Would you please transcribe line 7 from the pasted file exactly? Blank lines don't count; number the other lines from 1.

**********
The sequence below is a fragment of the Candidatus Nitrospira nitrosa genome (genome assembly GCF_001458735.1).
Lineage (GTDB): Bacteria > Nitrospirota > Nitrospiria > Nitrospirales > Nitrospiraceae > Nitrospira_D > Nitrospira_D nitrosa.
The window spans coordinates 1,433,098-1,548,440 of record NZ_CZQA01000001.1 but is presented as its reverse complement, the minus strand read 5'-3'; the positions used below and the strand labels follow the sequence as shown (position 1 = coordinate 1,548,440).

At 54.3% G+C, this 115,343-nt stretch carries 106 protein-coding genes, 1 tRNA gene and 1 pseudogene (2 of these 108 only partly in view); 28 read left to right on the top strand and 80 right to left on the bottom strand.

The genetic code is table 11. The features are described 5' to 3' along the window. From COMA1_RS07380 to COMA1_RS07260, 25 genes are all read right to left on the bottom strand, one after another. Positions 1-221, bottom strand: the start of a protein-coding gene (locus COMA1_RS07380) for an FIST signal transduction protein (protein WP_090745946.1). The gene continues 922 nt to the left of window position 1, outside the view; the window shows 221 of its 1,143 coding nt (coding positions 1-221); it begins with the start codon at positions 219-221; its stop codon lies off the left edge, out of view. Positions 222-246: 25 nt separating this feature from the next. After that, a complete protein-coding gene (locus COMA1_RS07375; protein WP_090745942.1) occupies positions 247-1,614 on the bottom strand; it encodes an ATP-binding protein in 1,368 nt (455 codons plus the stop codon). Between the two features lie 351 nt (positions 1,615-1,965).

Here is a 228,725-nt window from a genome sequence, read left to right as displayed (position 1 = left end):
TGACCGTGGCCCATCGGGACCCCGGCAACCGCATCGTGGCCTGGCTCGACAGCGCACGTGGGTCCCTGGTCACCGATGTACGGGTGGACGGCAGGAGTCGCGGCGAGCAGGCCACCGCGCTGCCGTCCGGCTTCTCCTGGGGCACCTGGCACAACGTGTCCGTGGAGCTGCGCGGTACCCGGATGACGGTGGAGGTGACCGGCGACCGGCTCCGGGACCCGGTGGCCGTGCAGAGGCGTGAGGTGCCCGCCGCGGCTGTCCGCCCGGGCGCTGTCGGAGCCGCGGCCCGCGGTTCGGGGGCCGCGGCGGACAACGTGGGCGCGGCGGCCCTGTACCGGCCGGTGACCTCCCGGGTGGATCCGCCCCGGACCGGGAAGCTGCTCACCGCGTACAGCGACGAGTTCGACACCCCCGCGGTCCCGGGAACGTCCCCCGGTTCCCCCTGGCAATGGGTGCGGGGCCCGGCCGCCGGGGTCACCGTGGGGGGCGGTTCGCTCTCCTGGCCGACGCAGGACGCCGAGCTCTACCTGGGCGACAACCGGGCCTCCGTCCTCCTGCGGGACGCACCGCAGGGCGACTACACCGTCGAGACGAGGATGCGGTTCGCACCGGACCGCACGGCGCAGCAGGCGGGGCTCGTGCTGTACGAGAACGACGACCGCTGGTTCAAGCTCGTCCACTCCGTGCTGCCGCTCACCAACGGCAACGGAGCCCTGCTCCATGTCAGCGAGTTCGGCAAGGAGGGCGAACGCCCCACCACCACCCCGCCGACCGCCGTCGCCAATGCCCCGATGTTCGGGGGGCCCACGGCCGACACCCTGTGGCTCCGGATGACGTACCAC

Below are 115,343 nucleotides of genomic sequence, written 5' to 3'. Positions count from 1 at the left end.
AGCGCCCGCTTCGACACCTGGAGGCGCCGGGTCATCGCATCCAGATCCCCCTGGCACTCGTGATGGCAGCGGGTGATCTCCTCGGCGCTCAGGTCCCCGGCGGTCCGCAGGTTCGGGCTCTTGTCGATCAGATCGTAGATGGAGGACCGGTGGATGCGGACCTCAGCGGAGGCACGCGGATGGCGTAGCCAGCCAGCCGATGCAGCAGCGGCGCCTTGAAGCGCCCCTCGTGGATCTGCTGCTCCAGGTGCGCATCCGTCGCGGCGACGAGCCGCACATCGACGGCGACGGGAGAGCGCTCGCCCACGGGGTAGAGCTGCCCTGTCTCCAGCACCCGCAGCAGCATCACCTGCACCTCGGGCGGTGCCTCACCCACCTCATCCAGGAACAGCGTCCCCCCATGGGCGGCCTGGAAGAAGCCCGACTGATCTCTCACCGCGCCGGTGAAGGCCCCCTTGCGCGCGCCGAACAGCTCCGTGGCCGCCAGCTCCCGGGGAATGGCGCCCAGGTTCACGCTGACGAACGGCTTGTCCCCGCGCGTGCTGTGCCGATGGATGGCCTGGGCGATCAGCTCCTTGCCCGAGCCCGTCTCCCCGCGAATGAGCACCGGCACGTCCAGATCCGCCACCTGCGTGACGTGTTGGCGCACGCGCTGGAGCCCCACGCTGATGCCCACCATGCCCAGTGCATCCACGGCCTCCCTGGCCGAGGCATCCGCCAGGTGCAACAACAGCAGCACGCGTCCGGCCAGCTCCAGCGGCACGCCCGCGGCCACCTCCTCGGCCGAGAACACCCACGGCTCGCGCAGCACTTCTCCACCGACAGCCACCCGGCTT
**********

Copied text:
TGACCGTGGCCCATCGGGACCCCGGCAACCGCATCGTGGCCTGGCTCGACAGCGCACGTGGGTCCCTGGTCACCGATGTACGGGTGGACGGCAGGAGTCGCGGCGAGCAGGCCACCGCGCTGCCGTCCGGCTTCTCCTGGGGCACCTGGCACAACGTGTCCGTGGAGCTGCGCGGTACCCGGATGACGGTGGAGGTGACCGGCGACCGGCTCCGGGACCCGGTGGCCGTGCAGAGGCGTGAGGTGCCCGCCGCGGCTGTCCGCCCGGGCGCTGTCGGAGCCGCGGCCCGCGGTTCGGGGGCCGCGGCGGACAACGTGGGCGCGGCGGCCCTGTACCGGCCGGTGACCTCCCGGGTGGATCCGCCCCGGACCGGGAAGCTGCTCACCGCGTACAGCGACGAGTTCGACACCCCCGCGGTCCCGGGAACGTCCCCCGGTTCCCCCTGGCAATGGGTGCGGGGCCCGGCCGCCGGGGTCACCGTGGGGGGCGGTTCGCTCTCCTGGCCGACGCAGGACGCCGAGCTCTACCTGGGCGACAACCGGGCCTCCGTCCTCCTGCGGGACGCACCGCAGGGCGACTACACCGTCGAGACGAGGATGCGGTTCGCACCGGACCGCACGGCGCAGCAGGCGGGGCTCGTGCTGTACGAGAACGACGACCGCTGGTTCAAGCTCGTCCACTCCGTGCTGCCGCTCACCAACGGCAACGGAGCCCTGCTCCATGTCAGCGAGTTCGGCAAGGAGGGCGAACGCCCCACCACCACCCCGCCGACCGCCGTCGCCAATGCCCCGATGTTCGGGGGGCCCACGGCCGACACCCTGTGGCTCCGGATGACGTACCAC